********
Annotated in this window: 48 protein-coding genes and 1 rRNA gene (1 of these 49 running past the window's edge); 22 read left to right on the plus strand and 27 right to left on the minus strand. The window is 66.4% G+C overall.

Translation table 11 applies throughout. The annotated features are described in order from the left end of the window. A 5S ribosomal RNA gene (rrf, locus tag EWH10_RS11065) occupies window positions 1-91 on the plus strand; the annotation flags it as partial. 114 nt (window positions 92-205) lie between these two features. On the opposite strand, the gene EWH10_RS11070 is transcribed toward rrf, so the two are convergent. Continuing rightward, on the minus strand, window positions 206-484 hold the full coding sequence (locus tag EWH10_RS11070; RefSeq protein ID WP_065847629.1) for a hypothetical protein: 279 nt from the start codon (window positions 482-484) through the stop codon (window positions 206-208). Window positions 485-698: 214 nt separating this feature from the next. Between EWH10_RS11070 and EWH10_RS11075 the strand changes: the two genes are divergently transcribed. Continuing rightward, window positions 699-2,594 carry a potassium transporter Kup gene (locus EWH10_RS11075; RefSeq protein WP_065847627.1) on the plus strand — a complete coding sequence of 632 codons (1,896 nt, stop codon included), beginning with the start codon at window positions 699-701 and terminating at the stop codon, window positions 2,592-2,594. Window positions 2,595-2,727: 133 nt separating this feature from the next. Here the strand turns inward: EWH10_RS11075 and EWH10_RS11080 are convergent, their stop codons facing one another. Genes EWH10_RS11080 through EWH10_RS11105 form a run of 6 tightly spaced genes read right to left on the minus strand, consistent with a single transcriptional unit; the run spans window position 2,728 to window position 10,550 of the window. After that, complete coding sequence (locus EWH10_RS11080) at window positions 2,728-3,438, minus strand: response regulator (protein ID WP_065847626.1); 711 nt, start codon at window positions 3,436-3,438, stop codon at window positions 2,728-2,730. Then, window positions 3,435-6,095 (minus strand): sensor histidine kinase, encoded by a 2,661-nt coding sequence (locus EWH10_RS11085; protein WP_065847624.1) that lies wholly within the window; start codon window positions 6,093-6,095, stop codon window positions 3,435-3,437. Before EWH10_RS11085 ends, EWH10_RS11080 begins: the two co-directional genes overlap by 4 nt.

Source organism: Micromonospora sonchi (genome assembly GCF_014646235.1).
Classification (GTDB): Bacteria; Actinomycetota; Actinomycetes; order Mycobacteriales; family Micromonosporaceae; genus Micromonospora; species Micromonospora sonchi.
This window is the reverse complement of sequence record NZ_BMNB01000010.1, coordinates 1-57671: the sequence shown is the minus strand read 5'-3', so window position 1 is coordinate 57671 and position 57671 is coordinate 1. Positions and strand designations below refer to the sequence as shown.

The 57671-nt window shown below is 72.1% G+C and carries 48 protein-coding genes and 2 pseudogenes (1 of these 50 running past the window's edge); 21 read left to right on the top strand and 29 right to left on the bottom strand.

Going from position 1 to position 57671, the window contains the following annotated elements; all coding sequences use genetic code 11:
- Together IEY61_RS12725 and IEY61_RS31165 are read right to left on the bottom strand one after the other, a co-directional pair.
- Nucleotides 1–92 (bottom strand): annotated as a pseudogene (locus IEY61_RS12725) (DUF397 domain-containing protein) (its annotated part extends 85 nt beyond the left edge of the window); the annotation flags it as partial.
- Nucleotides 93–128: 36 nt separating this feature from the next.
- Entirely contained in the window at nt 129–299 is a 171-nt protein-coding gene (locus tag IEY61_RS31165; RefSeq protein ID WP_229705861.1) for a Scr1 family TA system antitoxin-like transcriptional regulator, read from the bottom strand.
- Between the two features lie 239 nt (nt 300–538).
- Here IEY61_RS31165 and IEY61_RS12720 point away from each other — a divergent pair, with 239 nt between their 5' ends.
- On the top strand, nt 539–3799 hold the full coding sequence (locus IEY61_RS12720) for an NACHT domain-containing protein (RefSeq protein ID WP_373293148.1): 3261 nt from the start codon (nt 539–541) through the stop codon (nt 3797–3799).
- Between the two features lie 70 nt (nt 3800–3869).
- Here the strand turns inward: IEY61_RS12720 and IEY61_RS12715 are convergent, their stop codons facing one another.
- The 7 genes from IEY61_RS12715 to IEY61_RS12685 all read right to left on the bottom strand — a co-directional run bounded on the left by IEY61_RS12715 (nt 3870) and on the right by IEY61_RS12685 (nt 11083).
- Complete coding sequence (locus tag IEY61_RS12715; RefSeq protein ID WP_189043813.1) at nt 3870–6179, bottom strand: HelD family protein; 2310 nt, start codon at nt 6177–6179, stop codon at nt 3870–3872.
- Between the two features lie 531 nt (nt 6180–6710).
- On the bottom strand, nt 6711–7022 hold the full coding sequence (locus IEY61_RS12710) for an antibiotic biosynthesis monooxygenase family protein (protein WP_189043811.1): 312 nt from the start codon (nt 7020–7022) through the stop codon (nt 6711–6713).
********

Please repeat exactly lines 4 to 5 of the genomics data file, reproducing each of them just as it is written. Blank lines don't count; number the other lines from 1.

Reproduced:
Classification (GTDB): Bacteria; Actinomycetota; Actinomycetes; order Mycobacteriales; family Micromonosporaceae; genus Micromonospora; species Micromonospora sonchi.
This window is the reverse complement of sequence record NZ_BMNB01000010.1, coordinates 1-57671: the sequence shown is the minus strand read 5'-3', so window position 1 is coordinate 57671 and position 57671 is coordinate 1. Positions and strand designations below refer to the sequence as shown.